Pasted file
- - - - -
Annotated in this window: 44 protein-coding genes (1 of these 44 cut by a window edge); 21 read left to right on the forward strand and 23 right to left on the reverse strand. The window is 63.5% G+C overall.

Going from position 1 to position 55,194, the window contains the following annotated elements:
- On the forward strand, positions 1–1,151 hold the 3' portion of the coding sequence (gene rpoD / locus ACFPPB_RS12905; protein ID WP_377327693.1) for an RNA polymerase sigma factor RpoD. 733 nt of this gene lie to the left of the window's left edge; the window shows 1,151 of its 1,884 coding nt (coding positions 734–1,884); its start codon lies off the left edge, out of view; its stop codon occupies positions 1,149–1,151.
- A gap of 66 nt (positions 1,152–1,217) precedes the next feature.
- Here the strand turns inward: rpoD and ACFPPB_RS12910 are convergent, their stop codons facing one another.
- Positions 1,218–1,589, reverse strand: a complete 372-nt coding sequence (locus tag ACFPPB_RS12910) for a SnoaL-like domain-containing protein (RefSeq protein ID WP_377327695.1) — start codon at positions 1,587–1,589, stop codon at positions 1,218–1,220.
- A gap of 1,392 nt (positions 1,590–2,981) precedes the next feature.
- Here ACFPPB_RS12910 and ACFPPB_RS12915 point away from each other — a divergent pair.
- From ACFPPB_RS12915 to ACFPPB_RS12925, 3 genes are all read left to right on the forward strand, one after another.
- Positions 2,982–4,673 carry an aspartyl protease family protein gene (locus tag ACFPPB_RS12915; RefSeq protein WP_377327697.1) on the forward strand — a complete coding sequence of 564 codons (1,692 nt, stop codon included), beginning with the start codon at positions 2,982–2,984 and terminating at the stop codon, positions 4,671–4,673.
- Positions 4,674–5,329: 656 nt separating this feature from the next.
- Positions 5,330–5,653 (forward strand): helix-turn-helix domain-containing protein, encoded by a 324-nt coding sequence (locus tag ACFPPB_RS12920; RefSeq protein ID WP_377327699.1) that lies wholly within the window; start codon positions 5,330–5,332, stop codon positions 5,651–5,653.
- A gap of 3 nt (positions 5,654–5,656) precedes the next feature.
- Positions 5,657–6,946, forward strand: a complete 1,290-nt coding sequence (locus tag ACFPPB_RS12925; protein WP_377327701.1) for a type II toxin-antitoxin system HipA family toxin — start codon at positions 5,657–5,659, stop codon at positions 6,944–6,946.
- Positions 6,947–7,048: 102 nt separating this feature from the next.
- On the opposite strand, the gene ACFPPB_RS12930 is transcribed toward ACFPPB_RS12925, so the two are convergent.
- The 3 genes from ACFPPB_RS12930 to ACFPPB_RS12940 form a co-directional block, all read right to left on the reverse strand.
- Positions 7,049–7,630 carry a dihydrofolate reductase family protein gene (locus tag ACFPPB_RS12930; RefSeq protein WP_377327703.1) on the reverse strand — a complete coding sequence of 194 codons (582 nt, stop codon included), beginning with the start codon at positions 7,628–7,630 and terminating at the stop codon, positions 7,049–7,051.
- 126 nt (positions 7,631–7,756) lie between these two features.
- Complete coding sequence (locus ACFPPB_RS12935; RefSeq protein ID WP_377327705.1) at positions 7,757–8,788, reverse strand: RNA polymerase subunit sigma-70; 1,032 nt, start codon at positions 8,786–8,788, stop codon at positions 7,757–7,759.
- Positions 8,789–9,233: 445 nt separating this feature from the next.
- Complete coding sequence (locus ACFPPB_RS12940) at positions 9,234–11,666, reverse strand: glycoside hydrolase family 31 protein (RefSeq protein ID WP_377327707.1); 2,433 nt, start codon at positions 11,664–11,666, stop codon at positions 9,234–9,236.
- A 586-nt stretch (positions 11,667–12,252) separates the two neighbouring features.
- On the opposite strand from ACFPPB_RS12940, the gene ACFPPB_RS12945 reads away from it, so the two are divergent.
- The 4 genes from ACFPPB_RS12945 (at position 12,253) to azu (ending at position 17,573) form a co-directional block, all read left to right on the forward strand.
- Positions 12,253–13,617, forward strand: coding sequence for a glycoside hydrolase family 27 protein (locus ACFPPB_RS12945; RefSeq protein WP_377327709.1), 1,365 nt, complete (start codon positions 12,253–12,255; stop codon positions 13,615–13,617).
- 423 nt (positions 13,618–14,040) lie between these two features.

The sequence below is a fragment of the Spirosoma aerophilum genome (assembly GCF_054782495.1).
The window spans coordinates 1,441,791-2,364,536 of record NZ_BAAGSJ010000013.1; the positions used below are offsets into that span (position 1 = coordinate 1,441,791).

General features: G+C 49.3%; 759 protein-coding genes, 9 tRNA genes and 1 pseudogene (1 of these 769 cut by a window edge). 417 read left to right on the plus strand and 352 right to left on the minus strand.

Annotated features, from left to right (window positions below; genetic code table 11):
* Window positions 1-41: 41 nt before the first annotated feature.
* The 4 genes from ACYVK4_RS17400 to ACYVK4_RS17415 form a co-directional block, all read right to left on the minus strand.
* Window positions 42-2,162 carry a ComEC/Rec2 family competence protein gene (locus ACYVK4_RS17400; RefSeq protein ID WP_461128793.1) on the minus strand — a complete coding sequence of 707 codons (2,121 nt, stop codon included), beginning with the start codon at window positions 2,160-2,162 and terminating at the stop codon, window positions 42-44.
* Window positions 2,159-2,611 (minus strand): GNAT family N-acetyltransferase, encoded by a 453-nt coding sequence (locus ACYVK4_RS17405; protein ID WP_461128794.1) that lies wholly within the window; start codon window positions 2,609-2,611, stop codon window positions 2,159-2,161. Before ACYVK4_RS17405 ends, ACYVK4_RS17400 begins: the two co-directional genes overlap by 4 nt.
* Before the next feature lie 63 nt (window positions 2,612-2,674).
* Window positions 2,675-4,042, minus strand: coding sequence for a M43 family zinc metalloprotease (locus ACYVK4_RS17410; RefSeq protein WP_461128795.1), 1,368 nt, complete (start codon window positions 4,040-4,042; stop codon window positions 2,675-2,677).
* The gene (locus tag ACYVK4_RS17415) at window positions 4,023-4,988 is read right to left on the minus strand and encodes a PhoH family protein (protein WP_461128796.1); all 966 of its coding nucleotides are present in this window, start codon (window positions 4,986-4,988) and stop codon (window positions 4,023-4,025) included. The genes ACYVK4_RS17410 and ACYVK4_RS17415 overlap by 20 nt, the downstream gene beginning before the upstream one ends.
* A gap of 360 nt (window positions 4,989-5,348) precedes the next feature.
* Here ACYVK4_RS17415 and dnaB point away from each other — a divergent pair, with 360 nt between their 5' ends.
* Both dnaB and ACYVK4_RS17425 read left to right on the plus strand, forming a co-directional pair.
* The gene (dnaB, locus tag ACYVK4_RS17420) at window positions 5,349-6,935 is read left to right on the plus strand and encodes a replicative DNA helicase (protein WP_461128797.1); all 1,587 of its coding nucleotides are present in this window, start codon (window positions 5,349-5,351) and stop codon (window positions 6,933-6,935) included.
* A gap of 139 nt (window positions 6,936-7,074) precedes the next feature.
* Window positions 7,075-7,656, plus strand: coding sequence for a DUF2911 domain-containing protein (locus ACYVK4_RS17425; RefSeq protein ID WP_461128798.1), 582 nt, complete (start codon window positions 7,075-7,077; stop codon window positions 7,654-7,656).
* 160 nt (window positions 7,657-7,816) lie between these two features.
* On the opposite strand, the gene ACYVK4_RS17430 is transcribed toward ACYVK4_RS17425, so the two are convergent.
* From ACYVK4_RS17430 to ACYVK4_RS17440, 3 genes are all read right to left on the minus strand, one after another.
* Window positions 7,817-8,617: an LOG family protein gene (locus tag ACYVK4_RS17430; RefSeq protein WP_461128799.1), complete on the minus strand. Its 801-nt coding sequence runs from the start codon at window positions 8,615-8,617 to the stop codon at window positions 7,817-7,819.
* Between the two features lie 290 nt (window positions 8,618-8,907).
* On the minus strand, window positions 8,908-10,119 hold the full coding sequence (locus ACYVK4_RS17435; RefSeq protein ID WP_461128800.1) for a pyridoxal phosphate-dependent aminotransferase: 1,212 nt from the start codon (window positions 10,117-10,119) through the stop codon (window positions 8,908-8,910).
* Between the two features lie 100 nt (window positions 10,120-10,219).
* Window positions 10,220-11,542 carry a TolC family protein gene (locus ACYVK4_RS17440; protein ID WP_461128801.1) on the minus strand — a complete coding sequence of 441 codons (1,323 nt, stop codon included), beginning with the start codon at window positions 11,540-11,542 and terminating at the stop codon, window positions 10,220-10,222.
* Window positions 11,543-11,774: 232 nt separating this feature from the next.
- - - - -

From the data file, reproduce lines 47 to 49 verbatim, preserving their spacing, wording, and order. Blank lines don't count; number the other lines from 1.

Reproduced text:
* From ACYVK4_RS17430 to ACYVK4_RS17440, 3 genes are all read right to left on the minus strand, one after another.
* Window positions 7,817-8,617: an LOG family protein gene (locus tag ACYVK4_RS17430; RefSeq protein WP_461128799.1), complete on the minus strand. Its 801-nt coding sequence runs from the start codon at window positions 8,615-8,617 to the stop codon at window positions 7,817-7,819.
* Between the two features lie 290 nt (window positions 8,618-8,907).